The third Powhatan lasted from 1644 to 1646 and was even more of a failure than the second as Opechankeno was captured and executed [14]. Like the second, this war was a set of frontier skirmishes that lasted a number of years [15]. After this war the English looked beyond the lines of Powhatan land and sought to expand and explore outside this territory to establish trade routes with other natives not of the Powhatan [16]. 1646 also saw Opechankeno's succesor, Necotowance sign a peace treaty handing over a majority of their land to the English in exchange for tax tributes and a right to occupy specific areas of land [17].

Some thirty years later, more disagreements arose still. In 1675 and 1676 Susquehannock raids, sparked by white aggression, occured in the west back country of Virginia where many of what was left of the Powhatan resided along with poorer planters and newcoming planters (angry that they couldn't obtain more land that was already the Powhatan remnants' by contract, and angry at Susquehannock attack). The local indians were caught in yet more English violence (at the wrong tribe) and more English desire to obtain land. What became known as Bacon's Rebellion, after ring-leader Nathanial Bacon, almost became an outright civil war between the English and was ended by government cavalry being brought in [18]. The final treaty to be signed lasted until the American Revolution for Independence. It was signed in 1677 by the Nottoway, Nansemond, Pamunkey, Weyanok tribes and oversaw Anglo-Indian relations [19].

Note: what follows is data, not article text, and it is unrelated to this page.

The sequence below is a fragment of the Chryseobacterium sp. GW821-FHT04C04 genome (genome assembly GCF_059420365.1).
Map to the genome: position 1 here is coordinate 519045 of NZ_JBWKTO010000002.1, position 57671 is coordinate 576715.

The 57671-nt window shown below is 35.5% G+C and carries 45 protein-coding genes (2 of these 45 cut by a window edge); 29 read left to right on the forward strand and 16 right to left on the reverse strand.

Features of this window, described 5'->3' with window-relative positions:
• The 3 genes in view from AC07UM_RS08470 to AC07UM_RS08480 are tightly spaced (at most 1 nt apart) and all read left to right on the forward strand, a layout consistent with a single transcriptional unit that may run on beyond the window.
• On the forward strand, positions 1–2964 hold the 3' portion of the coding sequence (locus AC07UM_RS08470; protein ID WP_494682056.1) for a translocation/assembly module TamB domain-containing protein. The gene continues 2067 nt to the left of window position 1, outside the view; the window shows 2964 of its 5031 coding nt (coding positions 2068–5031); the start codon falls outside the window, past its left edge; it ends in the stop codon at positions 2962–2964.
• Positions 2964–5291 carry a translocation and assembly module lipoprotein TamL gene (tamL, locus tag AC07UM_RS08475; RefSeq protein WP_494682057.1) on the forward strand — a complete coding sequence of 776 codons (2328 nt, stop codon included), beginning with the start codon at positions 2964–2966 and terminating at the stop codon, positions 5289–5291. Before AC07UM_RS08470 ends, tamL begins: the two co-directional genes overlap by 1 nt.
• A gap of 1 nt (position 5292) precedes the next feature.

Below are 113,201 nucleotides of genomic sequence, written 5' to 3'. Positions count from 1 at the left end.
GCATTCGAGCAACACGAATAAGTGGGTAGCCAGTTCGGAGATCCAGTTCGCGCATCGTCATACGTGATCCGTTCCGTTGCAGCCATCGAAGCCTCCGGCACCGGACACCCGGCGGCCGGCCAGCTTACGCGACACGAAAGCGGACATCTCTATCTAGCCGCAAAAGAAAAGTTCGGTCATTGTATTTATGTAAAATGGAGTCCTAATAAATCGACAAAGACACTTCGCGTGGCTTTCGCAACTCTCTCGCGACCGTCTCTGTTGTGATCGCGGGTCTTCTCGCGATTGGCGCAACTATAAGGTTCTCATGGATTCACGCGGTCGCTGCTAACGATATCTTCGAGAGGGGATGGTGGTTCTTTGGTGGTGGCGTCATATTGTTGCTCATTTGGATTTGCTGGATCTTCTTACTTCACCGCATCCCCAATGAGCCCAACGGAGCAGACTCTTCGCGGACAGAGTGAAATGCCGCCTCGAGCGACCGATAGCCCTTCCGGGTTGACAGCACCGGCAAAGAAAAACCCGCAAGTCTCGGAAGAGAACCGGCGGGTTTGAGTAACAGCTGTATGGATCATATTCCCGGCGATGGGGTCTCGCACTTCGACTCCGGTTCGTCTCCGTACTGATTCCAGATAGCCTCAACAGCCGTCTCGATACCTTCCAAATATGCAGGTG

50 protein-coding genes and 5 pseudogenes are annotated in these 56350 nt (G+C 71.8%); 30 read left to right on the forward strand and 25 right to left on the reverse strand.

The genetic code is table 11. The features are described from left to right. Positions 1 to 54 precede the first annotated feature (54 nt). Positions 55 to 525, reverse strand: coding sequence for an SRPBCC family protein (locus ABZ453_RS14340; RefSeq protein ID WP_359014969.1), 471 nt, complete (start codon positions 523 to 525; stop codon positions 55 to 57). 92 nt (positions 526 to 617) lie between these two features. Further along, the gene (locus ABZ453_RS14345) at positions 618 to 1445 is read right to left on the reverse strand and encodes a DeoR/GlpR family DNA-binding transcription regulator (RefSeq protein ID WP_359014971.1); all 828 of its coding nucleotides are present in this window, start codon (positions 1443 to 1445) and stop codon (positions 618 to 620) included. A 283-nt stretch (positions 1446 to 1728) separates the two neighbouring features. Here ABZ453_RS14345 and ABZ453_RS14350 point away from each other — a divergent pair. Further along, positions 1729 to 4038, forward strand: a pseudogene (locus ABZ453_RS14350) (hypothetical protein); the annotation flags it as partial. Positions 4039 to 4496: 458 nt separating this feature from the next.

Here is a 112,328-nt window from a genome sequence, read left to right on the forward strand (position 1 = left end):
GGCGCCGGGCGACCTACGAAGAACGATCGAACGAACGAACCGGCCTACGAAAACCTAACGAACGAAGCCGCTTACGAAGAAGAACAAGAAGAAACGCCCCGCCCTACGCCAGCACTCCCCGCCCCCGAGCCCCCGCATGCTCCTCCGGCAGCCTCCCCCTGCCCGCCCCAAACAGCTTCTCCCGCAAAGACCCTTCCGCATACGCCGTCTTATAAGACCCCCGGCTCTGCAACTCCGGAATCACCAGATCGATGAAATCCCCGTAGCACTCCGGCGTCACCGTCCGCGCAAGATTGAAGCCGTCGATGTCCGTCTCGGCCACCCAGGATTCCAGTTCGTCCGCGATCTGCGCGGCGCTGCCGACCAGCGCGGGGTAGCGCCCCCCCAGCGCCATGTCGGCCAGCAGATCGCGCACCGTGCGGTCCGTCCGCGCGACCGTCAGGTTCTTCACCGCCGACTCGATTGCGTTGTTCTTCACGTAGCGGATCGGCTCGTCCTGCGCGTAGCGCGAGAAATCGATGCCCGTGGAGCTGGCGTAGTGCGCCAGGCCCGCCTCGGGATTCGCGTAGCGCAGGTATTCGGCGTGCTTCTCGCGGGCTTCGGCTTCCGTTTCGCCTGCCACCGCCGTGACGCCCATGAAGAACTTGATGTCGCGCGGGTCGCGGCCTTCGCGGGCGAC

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1-2. Gregory A. Waselkov, Peter H. Wood and M. Thomas Hatley, Powhatan's Mantle: Indians in the Colonial Southeast (Lincoln: U of Nebraska Press, 2006), 221-222.

3. Kevin R. Hardwick, Warren R. Hofstra, Virginia Reconsidered: New Histories of the Old Dominion (Charlottesville: University of Virginia Press, 2003), 13.

4. Gregory A. Waselkov, Peter H. Wood and M. Thomas Hatley, Powhatan's Mantle: Indians in the Colonial Southeast (Lincoln: U of Nebraska Press, 2006), 221-222.

5-9. Kevin R. Hardwick, Warren R. Hofstra, Virginia Reconsidered: New Histories of the Old Dominion (Charlottesville: University of Virginia Press, 2003), 24-26.

10. Camilla Townsend, Pocahontas and the Powhatan Dilemma (New York: Hill and Wang, 2004), 161-162.

11. Camilla Townsend, Pocahontas and the Powhatan Dilemma (New York: Hill and Wang, 2004), 171.

12. Camilla Townsend, Pocahontas and the Powhatan Dilemma (New York: Hill and Wang, 2004), 169-170.

13-14. Camilla Townsend, Pocahontas and the Powhatan Dilemma (New York: Hill and Wang, 2004), 173-174.

15. Kevin R. Hardwick, Warren R. Hofstra, Virginia Reconsidered: New Histories of the Old Dominion (Charlottesville: University of Virginia Press, 2003), 12.

16. April Lee Hatfield, Atlantic Virginia: Intercolonial Relations in the Seventeenth Century (Philadelphia: University of Pennsylvania Press, 2007), 24.

17.Camilla Townsend, Pocahontas and the Powhatan Dilemma (New York: Hill and Wang, 2004), 175.

18. April Lee Hatfield, Atlantic Virginia: Intercolonial Relations in the Seventeenth Century (Philadelphia: University of Pennsylvania Press, 2007), 34.